Twitter narratives: failures and successes in crafting meaning

When considering a new storytelling medium, I think that it’s important to distinguish between merely using technology to present a story in a flashier (and perhaps somewhat gimmicky) way and genuine innovation for artistic purposes. For me, the main factor that pushes a work into the realm of the avant-garde is the use of the medium not simply to better catch the reader’s eye but to express meaning in a new way.

Of the Twitter narratives that I’ve encountered (Hafiz by Teju Cole, The Right Sort by David Mitchell, and @adelehugo by Peggy Nelson—thanks to Anna for pointing me to that last one), I’ve noticed a focus on four main affordances (or constraints, depending on how you look at it). Twitter narratives:

  1. Exist adjacent to other content on the website that is considered part of “real life”
  2. Are expressed through bite-sized increments (tweets)
  3. Are easy to connect to other online content (via hyperlinks)

Although item 1 is interesting both for its ability to incorporate narrative into daily life (touched on in Nelson’s interview and in one of my past blog posts) as well as to incorporate real-life stories into fictional narratives, it’s also easy for a narrative to be weakened by extraneous information. Extraneous information is the enemy of crafting meaning.

For me, “Hafiz” failed by virtue of item 1. Granted, I was unable to benefit from experiencing the story live as it peppered my Twitter feed, but there are other flaws apparent in this experiment. If the Twitter users had written their own lines of the story (or even just rewritten lines originally by Cole in order to reflect their own voices), their stories could have added a fascinating dimension to the narrative; but instead Cole had them tweet his prose word-for-word. The users’ stories still bleed through via their usernames, profile pictures, and how many likes and retweets their tweet got; but instead of being brought into the narrative subtly and purposefully, they spill forth unmediated and unacknowledged by Cole. Ultimately, I just don’t feel like my experience of the narrative benefits from hovering over @runtyreader’s Twitter handle to see their tagline “Don’t f*** with the old Chinese lady” or clicking over to @MisterSimian’s page to see the tweet “Thinking about setting up as a fishmonger.” Cole let what could have been an affordance turn into a constraint.

“The Right Sort,” in contrast, is defined mainly by item 2. Mitchell’s use of the medium is made explicit in one tweet:

“The pill’s just kicking in now. Valium breaks down the world into bite-sized sentences. Like this one. All lined up. Munch-munch.”

It’s a simple analogy, but Mitchell builds on it to great effect. He presents us with a boyish narrator whose experience with Valium is conveyed through our experience with the medium of Twitter, whose thoughts we may imagine aren’t too difficult to fit into 140 characters, and whose building panic is elegantly expressed by a series of increasingly incoherent tweets at the end of the story. Mitchell unites medium, character, and writing style together to tell a coherent and engaging story.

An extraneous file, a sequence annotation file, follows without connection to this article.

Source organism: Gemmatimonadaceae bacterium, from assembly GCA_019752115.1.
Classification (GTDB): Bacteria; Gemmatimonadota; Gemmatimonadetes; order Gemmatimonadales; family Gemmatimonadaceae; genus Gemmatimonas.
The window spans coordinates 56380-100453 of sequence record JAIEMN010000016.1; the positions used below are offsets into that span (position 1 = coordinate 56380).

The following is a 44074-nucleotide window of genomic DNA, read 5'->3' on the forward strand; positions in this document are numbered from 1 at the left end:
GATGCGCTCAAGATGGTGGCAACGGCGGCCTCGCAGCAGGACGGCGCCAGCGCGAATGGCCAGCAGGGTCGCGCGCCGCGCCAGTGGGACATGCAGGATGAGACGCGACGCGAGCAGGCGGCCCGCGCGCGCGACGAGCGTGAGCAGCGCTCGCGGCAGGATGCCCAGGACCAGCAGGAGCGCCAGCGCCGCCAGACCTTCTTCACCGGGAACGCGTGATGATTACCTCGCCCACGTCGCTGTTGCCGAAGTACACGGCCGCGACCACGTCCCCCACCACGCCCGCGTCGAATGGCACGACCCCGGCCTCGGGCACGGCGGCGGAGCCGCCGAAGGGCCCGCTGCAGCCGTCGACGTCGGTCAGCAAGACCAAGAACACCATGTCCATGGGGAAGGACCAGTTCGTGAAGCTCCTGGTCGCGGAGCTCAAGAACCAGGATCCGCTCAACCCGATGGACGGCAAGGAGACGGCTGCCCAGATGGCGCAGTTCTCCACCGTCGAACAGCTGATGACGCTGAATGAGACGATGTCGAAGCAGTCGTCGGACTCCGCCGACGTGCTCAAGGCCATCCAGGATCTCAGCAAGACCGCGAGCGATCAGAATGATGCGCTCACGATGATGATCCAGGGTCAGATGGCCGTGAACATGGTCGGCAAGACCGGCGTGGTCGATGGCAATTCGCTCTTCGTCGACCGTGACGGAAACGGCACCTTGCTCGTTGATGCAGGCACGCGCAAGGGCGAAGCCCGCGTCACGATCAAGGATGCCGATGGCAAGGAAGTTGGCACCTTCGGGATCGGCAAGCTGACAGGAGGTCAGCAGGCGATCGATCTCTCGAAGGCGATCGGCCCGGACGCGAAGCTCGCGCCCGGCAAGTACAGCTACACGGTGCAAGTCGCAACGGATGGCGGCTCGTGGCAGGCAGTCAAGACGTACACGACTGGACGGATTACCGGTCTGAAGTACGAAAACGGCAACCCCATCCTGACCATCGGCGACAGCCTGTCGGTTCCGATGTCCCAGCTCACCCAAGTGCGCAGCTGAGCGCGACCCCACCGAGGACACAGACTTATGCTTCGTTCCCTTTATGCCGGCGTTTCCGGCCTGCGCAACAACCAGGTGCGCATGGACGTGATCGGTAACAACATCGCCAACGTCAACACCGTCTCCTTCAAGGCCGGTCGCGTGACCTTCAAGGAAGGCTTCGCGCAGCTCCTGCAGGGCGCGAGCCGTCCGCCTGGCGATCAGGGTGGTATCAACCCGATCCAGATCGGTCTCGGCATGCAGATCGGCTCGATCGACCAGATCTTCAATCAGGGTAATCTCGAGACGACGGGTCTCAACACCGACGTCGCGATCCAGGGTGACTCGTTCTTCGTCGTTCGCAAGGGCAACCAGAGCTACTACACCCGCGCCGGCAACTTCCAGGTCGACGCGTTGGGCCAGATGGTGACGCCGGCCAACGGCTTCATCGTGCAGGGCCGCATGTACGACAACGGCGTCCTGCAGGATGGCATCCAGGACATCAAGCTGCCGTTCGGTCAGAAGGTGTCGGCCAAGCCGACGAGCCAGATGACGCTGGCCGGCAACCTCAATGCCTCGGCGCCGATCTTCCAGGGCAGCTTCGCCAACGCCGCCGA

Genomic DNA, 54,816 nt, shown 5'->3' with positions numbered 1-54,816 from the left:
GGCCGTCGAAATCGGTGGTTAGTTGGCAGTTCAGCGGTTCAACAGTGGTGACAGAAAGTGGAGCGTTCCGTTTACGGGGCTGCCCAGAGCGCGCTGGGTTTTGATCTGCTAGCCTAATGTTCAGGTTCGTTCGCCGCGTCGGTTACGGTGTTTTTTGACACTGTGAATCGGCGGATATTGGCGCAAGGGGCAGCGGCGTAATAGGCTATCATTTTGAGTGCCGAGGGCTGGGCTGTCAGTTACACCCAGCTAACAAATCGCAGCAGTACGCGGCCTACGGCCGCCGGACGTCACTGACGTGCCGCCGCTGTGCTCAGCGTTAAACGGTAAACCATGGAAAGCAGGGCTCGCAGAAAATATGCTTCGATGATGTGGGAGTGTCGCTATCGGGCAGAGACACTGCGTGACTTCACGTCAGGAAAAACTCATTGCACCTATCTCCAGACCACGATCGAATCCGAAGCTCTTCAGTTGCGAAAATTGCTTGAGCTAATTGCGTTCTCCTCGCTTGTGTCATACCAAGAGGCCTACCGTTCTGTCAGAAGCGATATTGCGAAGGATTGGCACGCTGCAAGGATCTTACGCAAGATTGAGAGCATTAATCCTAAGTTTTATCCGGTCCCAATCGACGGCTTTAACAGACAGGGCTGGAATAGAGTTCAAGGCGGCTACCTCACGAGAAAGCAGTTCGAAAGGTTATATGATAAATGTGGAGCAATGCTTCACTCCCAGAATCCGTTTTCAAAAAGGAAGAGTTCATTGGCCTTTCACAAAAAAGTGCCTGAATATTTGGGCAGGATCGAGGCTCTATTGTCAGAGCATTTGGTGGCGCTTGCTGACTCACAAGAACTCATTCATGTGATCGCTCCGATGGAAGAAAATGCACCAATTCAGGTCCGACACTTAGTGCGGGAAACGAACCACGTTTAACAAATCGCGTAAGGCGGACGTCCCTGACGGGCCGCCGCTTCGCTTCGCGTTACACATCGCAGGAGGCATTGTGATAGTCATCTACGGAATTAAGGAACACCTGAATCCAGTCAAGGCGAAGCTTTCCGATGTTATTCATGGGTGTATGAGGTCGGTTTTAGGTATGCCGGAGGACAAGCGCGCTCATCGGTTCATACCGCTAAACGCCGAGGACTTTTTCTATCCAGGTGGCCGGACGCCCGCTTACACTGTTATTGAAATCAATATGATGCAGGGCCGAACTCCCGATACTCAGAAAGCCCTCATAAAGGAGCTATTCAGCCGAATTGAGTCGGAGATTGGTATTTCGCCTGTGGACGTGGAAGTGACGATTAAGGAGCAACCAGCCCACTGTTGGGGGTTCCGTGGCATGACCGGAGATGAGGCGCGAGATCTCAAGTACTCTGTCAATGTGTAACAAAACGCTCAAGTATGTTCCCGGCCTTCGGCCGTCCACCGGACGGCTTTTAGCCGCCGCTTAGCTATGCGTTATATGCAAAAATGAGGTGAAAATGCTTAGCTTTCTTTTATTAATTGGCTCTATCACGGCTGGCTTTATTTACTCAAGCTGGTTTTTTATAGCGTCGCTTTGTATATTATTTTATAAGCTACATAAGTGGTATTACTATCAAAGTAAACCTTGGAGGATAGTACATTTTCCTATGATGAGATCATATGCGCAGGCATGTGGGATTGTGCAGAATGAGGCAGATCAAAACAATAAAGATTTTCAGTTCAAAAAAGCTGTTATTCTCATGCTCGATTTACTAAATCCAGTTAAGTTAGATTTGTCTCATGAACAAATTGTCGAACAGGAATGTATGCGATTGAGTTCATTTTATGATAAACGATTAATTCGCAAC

@adelehugo is an impressive example of item 3. Although Twitter is the main vehicle that propels the reader through the story, Nelson uses a wide variety of elements (including text, photos, and videos on an Adele-associated tumblr, Nelson’s own website, and third-party websites like Vimeo) to convey meaning. Her meta opening tweet (“is this how it begins? with words, with a story?”) immediately places the narrative in a gray area between reality and fiction; the reader is aware of both Nelson writing the story of Adele and Adele telling her own story. This is followed by a tweet that hints at the project’s multimedia nature (“Photo: or with an image … ? http://tumblr.com/xwm20y5tk”).

In particular, I was struck by the Web 2.0 Truth Selector that Adele links to at one point. Depending on your response, the truth selector points you to a different webpage. “Hidden” takes you to a website criticizing Scientology; “the inestimable bright light of reason” takes you to definitions of “magnet” and “magnetism” that each depend on the other; and “in your mind’s eye” takes you to a webcomic by Nelson created using virtual avatars from Second Life.

These links have meaning. Seeing a website deconstructing the failings of a secretive body of religion makes you question whether the truth must be hidden. Circular definitions bring doubt as to what is “reason” really is. A webcomic with characters from a virtual world literally called “Second Life”  instills discomfort with the idea of living in the mind’s eye.

It’s hard to draw general conclusions about Twitter narratives, since each story makes use of different aspects of the medium and has a different structure; but creation of meaning should always be the end goal. If artists can work with Twitter’s innate qualities rather than against them in order to create meaning, we’ll begin to see some very unique and powerful stories.

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